Spitfire List Web site and blog of anti-fascist researcher and radio personality Dave Emory.

For The Record  

FTR #460 War Emblem

Record­ed May 10, 2004

NB: This stream con­tains both FTR #s 459 and 460 in sequence. Each is a 30 minute broad­cast.

A bru­tal irony about the name of a prize race­horse gives this pro­gram its title. Owned by Prince Ahmed—one of the mem­bers of the Sau­di roy­al fam­i­ly allowed to leave the U.S. right after the 9/11 attacks with­out being ade­quate­ly interrogated—War Emblem won two thirds of horse racing’s famed Triple Crown. In the spring of 2002, War Emblem won the Ken­tucky Der­by and the Preak­ness Stakes, and Mr. Emory not­ed at the time that the horse’s name was iron­ic in light of doc­u­ment­ed sup­port by wealthy Saud­is for Al Qae­da. This pro­gram high­lights alle­ga­tions that Prince Ahmed was one of three mem­bers of the Sau­di roy­al fam­i­ly who func­tioned as liai­son per­son­nel to Al Qae­da. This infor­ma­tion was alleged­ly dis­closed dur­ing the inter­ro­ga­tion of Abu Zubaydah—a key Bin Laden aide.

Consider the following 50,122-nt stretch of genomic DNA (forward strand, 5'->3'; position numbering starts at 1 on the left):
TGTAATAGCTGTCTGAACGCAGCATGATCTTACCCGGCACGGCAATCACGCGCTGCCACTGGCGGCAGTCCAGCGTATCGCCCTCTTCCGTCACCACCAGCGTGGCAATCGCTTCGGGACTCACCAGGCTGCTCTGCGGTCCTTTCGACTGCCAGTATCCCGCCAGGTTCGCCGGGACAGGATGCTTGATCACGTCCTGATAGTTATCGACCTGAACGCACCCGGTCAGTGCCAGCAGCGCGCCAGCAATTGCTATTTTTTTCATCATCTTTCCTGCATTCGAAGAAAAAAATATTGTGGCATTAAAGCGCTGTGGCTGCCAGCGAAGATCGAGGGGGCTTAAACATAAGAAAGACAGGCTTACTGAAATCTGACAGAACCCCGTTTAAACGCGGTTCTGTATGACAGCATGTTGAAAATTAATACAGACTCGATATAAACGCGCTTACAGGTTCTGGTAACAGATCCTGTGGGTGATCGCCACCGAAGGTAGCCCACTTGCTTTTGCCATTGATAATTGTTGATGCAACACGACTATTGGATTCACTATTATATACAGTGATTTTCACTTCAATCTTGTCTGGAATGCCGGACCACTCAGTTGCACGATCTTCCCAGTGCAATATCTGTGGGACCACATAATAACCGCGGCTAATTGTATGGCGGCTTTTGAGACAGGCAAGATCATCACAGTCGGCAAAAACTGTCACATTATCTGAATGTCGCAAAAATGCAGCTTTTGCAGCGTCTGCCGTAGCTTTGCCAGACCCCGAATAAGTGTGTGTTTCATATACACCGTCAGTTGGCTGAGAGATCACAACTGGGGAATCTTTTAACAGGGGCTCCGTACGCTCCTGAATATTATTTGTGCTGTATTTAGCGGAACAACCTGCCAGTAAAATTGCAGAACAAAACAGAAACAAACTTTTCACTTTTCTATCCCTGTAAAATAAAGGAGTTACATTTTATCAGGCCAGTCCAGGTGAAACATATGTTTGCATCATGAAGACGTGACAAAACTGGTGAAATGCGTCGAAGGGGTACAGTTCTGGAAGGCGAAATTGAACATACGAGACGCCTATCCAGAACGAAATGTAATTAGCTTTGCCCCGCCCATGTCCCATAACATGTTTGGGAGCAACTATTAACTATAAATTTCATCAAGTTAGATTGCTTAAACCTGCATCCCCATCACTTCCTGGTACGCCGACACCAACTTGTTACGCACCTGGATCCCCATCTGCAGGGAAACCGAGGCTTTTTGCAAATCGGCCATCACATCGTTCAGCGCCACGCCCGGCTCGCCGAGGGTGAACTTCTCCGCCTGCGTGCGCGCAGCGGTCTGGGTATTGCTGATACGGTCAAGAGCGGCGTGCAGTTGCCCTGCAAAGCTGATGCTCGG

Pro­gram High­lights Include: The pre­cip­i­tous deaths of all three mem­bers of the Sau­di Roy­al fam­i­ly (named by Zubay­dah) over the space of eight days in 2002; the sus­pi­cious air crash that took the life of the head of the Pak­istani air force—also alleged by Abu Zubay­dah to be in the pay of Bin Laden; the unusu­al inter­ro­ga­tion meth­ods alleged­ly employed by the CIA to obtain the infor­ma­tion pro­vid­ed by Abu Zubay­dah.

1. Begin­ning with dis­cus­sion of the evac­u­a­tion of key Saud­is in the imme­di­ate after­math of 9/11, the pro­gram notes that one of the evac­uees had the same last name as one of the hijack­ers, who had received finan­cial sup­port from the wife of Prince Ban­dar, the Sau­di Ambas­sador to the U.S. (For more about the evac­u­a­tion flights, see—among oth­er pro­grams—FTR#’s 334, 337, 423, 425, 454.) “Right after 9/11, four pri­vate Sau­di jets were giv­en spe­cial dis­pen­sa­tion to fly out of the US, begin­ning on Sep­tem­ber 15, 2001. The flight man­i­fests show­ing pas­sen­ger lists are now view­able on line at the web­site of Craig Unger, the author of House of Bush, House of Saud. As not­ed by Tom Floc­co, the first flight cor­rob­o­rates ear­li­er sto­ries of a fifth ‘phan­tom’ flight from Tam­pa to Lex­ing­ton on Sep­tem­ber 13, when all reg­u­lar flights were still ground­ed. All four flights car­ried mem­bers of the Sau­di roy­al fam­i­ly. The first, from Lex­ing­ton, Ken­tucky to Lon­don, 9/15/01, also car­ried a young man, Ahmad A.M. Alhaz­mi, with the same fam­i­ly name as Nawaf Alhaz­mi, one of the hijack­ers.”